ISS Expedition 25
Promotional Poster
Mission typeISS Expedition
Space stationInternational Space Station
Began25 September 2010, 02:02 (2010-09-25UTC02:02Z) UTC
Ended26 November 2010, 04:46 (2010-11-26UTC04:47Z) UTC[1]
Arrived aboardSoyuz TMA-19
Soyuz TMA-01M
Departed aboardSoyuz TMA-19
Soyuz TMA-01M
Crew size6
MembersExpedition 24/25:
Douglas H. Wheelock
Shannon Walker
Fyodor Yurchikhin

Expedition 25/26:
Scott J. Kelly
Aleksandr Kaleri
Oleg Skripochka
EVA duration6 hours, 27 minutes

Expedition 25 mission patch

(l-r) Skripochka, Kaleri, Kelly, Wheelock, Walker and Yurchikhin 

Expedition 25 was the 25th long-duration mission to the International Space Station (ISS). Expedition 25 began with the Soyuz TMA-18 undocking on 25 September 2010. Three new crewmembers (Scott Kelly, Alexander Kaleri and Oleg Skripochka) arrived aboard the ISS 10 October 2010 on Soyuz TMA-01M to join Douglas Wheelock, Fyodor Yurchikhin and Shannon Walker, and formed the full six member crew of Expedition 25.[2] NASA astronaut Doug Wheelock accepted command of Expedition 25 on 22 September 2010, taking over from Russia's Aleksandr Skvortsov. The departure of Wheelock, Walker and Yurchikhin on 25 November 2010 marked the official end of Expedition 25.

During Expedition 25 Progress M-08M spacecraft visited the ISS, docking with the space station on 30 October 2010 bringing 2.5 tons of cargo supplies. Space shuttle Discovery on STS-133 mission was scheduled to arrive at the ISS on 3 November 2010 but was rescheduled for launch on 3 February 2011. The 10th anniversary of human life, work and research on the ISS fell during Expedition 25. On 2 November 2000, Expedition 1 Commander William Shepherd and Flight Engineers Sergei Krikalev and Yuri Gidzenko became the first residents of the space station. Expedition 25 ended on 26 November.


Position First part
(September 2010)
Second part
(October 2010[3]
to November 2010)
Commander United States Douglas H. Wheelock, NASA
Second spaceflight
Flight Engineer 1 United States Shannon Walker, NASA
First spaceflight
Flight Engineer 2 Russia Fyodor Yurchikhin, RSA
Third spaceflight
Flight Engineer 3 United States Scott J. Kelly, NASA
Third spaceflight
Flight Engineer 4 Russia Aleksandr Kaleri, RSA
Fifth spaceflight
Flight Engineer 5 Russia Oleg Skripochka, RSA
First spaceflight

Backup crew

Preflight preparations

At the Baikonur Cosmodrome in Kazakhstan, Expedition 25 Soyuz Commander Alexander Kaleri, NASA Flight Engineer Scott Kelly and Russian Flight Engineer Oleg Skripochka participated in a variety of activities from 26 September to 4 October 2010 as they prepared for their launch on 8 October 2010 (7 October 2010 U.S. Eastern time) in their Soyuz TMA-01M spacecraft to the International Space Station. The footage includes the crew's arrival in Baikonur, their suited and unsuited fit checks in their Soyuz spacecraft, the raising of flags outside their Cosmonaut Hotel crew quarters and other traditional activities. The Soyuz TMA-01M spacecraft was mated to its booster in a processing facility for its rollout to the launch pad in Baikonur 5 October 2010.[6][7]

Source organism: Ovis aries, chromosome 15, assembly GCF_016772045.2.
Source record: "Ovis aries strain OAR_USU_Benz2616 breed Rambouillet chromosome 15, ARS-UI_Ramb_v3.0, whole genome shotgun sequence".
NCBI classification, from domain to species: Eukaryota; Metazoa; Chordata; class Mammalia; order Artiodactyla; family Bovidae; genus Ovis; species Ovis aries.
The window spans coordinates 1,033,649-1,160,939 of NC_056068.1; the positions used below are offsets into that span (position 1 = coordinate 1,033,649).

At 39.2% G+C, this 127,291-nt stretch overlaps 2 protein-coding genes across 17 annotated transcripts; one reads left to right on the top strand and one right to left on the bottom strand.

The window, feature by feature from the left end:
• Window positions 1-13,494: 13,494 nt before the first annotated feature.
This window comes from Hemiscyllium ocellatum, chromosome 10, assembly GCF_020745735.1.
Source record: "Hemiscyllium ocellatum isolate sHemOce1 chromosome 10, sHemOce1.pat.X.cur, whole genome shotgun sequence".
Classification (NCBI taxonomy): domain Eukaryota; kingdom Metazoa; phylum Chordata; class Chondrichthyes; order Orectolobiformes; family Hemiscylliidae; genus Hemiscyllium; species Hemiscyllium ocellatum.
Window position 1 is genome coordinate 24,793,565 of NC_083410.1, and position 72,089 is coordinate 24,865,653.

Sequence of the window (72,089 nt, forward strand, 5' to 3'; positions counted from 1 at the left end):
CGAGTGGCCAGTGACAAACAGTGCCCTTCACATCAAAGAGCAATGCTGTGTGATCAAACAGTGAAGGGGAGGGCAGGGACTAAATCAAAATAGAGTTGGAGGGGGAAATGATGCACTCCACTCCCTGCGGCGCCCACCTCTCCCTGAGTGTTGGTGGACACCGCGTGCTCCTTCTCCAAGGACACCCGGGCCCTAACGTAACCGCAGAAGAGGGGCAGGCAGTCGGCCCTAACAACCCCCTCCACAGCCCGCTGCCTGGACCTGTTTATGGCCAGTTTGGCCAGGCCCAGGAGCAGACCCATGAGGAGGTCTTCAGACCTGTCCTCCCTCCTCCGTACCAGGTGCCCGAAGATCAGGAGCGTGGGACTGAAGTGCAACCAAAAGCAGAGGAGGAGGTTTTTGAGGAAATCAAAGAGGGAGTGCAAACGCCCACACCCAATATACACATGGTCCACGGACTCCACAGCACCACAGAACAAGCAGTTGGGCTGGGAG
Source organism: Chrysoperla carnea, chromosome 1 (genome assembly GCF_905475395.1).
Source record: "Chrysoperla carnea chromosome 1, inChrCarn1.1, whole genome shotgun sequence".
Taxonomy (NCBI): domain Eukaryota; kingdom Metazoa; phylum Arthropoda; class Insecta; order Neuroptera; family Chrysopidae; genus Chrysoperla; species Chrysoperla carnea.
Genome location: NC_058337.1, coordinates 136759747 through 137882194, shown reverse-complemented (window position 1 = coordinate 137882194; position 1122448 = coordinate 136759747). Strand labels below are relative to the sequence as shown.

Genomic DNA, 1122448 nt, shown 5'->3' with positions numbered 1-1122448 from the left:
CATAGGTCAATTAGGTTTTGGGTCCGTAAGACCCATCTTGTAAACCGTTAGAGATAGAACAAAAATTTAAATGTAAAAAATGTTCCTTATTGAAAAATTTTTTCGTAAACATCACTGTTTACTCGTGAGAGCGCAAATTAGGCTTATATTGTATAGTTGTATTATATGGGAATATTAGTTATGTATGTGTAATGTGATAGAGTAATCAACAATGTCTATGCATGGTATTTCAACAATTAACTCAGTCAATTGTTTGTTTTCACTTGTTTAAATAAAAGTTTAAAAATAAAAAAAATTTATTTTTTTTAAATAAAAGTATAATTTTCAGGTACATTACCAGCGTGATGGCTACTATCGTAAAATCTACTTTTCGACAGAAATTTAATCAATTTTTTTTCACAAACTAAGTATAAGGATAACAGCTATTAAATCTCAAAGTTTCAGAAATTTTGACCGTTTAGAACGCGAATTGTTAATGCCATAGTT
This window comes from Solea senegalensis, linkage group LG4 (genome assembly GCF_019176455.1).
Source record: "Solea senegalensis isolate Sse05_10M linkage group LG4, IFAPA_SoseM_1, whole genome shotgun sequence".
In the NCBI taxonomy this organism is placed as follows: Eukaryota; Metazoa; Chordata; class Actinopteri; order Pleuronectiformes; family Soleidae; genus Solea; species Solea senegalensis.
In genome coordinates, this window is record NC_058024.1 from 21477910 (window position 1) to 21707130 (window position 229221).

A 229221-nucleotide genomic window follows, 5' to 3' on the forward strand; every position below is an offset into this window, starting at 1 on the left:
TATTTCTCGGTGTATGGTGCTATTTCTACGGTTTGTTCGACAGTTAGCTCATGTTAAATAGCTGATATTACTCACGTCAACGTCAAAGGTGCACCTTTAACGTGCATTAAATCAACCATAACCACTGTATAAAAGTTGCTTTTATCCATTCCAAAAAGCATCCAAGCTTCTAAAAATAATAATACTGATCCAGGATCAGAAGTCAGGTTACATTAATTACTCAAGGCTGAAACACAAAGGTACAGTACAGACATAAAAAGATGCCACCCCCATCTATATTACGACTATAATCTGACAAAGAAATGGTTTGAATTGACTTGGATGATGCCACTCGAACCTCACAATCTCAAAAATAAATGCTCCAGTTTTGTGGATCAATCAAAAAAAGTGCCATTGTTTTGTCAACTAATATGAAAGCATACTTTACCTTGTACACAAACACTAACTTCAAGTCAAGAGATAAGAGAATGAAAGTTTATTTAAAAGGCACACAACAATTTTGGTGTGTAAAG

The Soyuz TMA-01M spacecraft and booster rocket were moved to Launch Complex 5 (Complex 17P32-5) at Baikonur Cosmodrome on a rail-car 5 October 2010 for final preparations prior to launch.[8][9]


EXPOSE-R payload.

Russian Federal Space Agency revealed that during Expedition 25 and 26, 504 sessions of 41 experiments (34 experiments from previous Expeditions and seven new experiments) are planned to be implemented. The new experiments include, Molniya-Gamma, Sprut-2, UHF-radiometry, SLS, VIRU, Test and Colon Crystal.

Experiments to be carried out include:[10]

Field Experiment Notes
Life science Sonocard, Pilot, Vzaimodeystviye, Tipologia, Pneumocard, Sprut-2, Biorisk The Biorisk experiment aims to study the effects of microbial bacteria and fungus on structural materials used in spacecraft construction.
Geophysical research Relaxation, Uragan, Impulse, Vsplesk, Shadow-Beacon, Molniya-Gamma The Molniya-Gamma experiment measures gamma rays and optical radiation during terrestrial lightning and thunder conditions to study terrestrial gamma-ray flashes and upper-atmospheric lightning.
Remote sensing MW-radiometry, Rusalka, Zeiner, Econ The Rusalka experiment is a test of procedures for remote determination of Methane and Carbon Dioxide content in the Earth's atmosphere.
Space biotechnology Lactolen, Biotrek, Biodegradatsia, Zhinseng-2, Structure, Constanta
Technical research Vektor-T, Izgib, Identification, Veterok, SLS, Sreda-MKS, Contur, VIRU, Bar, Test, RadioSkaf
Contract activities EXPOSE-R Expose-R experiment is a European Space Agency (ESA) experiment designed to expose organic material to the extreme environment of space.
Study of cosmic rays BTN-Neutron, Matryoshka-R
Educational and humanitarian projects MAI-75, Colon Crystal
Space technology and material science Crystallizator, Plasma crystal

Mission highlights

Expedition 25 commander Douglas Wheelock in the Cupola.

Progress M-05M undocking

The Russian resupply spacecraft Progress M-05M, which came to the station in May 2010, was undocked on 25 October 2010 to make room for another resupply spacecraft – Progress M-08M.

Progress M-08M